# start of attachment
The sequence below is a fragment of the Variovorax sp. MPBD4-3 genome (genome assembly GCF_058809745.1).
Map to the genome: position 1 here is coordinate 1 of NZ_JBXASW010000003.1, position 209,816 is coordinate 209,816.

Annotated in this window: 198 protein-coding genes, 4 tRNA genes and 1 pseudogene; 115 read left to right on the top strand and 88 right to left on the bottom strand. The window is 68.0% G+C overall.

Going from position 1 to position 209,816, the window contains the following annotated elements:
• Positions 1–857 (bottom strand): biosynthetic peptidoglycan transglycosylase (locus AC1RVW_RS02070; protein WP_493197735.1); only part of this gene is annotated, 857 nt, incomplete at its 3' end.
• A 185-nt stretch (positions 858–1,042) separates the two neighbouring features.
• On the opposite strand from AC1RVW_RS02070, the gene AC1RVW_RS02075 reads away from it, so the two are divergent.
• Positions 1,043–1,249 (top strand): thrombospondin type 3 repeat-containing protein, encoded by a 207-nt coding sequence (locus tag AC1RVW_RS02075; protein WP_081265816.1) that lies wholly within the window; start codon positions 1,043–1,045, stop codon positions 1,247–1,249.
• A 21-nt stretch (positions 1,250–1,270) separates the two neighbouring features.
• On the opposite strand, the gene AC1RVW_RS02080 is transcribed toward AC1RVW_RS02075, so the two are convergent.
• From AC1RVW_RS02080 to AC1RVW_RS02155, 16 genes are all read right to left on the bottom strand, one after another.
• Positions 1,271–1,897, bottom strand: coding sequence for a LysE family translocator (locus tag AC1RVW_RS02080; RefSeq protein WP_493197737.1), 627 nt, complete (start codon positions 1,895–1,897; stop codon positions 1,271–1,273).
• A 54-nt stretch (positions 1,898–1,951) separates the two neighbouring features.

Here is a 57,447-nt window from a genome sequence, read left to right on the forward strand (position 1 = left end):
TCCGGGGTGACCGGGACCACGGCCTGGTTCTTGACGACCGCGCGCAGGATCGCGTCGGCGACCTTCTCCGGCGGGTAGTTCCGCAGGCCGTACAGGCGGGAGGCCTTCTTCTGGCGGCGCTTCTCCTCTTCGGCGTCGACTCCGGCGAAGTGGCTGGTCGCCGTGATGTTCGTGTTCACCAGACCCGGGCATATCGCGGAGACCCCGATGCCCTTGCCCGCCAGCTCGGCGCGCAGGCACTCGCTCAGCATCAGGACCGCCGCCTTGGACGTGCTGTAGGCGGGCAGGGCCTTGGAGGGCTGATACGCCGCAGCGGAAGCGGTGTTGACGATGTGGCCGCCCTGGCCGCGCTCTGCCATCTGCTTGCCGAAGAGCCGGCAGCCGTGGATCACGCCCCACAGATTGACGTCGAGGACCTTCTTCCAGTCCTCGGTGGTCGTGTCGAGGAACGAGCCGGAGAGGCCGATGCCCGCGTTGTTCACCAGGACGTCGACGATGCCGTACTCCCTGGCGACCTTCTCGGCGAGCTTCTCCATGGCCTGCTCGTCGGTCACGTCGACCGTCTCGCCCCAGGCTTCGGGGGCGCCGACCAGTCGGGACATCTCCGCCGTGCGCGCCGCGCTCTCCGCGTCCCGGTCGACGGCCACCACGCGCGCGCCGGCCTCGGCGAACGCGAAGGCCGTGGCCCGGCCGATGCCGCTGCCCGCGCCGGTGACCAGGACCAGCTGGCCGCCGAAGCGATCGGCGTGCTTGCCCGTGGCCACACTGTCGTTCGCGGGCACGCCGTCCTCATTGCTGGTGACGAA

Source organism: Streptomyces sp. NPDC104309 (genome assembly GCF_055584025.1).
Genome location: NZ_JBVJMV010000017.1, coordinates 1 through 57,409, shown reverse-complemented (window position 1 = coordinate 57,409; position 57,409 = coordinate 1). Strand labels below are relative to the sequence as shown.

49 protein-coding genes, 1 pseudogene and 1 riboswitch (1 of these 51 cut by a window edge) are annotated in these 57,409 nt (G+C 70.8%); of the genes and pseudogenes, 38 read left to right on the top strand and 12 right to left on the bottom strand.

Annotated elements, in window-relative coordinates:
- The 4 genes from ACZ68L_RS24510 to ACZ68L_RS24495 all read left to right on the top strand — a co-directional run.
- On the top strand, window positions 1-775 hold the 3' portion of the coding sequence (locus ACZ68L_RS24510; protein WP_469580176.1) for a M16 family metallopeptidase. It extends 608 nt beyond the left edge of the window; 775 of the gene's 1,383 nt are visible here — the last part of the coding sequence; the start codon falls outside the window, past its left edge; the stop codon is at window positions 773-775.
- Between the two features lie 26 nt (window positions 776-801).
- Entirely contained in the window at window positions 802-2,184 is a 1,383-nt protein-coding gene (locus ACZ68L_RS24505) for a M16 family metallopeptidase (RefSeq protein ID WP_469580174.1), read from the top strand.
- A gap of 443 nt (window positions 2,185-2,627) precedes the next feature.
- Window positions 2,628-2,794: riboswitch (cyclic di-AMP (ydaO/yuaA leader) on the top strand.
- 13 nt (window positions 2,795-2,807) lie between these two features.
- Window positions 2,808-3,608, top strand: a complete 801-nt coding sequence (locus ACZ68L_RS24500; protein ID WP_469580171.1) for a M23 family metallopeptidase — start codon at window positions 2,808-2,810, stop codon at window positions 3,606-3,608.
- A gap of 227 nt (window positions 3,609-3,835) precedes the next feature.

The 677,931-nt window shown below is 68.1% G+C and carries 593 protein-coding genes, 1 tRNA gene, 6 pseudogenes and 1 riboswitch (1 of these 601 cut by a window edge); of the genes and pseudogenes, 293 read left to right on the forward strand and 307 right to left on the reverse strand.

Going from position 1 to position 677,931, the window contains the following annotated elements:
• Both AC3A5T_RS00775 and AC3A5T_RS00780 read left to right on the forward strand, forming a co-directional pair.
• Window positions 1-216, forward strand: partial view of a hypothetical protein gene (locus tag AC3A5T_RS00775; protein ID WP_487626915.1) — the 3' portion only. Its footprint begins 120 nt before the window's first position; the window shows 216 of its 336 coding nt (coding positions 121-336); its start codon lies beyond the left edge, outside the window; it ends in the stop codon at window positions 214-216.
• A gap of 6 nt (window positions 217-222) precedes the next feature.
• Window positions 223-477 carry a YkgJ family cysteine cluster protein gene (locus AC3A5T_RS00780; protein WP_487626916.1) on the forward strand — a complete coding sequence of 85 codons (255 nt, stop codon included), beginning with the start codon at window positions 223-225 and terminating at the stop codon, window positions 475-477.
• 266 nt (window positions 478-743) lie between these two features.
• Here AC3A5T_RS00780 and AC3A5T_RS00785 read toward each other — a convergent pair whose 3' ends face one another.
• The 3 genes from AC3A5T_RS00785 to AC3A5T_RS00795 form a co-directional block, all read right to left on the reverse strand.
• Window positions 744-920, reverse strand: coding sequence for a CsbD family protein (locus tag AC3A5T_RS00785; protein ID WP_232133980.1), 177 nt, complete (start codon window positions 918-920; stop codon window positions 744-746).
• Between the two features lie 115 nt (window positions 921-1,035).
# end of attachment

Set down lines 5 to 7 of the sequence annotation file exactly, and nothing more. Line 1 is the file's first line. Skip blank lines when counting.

• Positions 1–857 (bottom strand): biosynthetic peptidoglycan transglycosylase (locus AC1RVW_RS02070; protein WP_493197735.1); only part of this gene is annotated, 857 nt, incomplete at its 3' end.
• A 185-nt stretch (positions 858–1,042) separates the two neighbouring features.
• On the opposite strand from AC1RVW_RS02070, the gene AC1RVW_RS02075 reads away from it, so the two are divergent.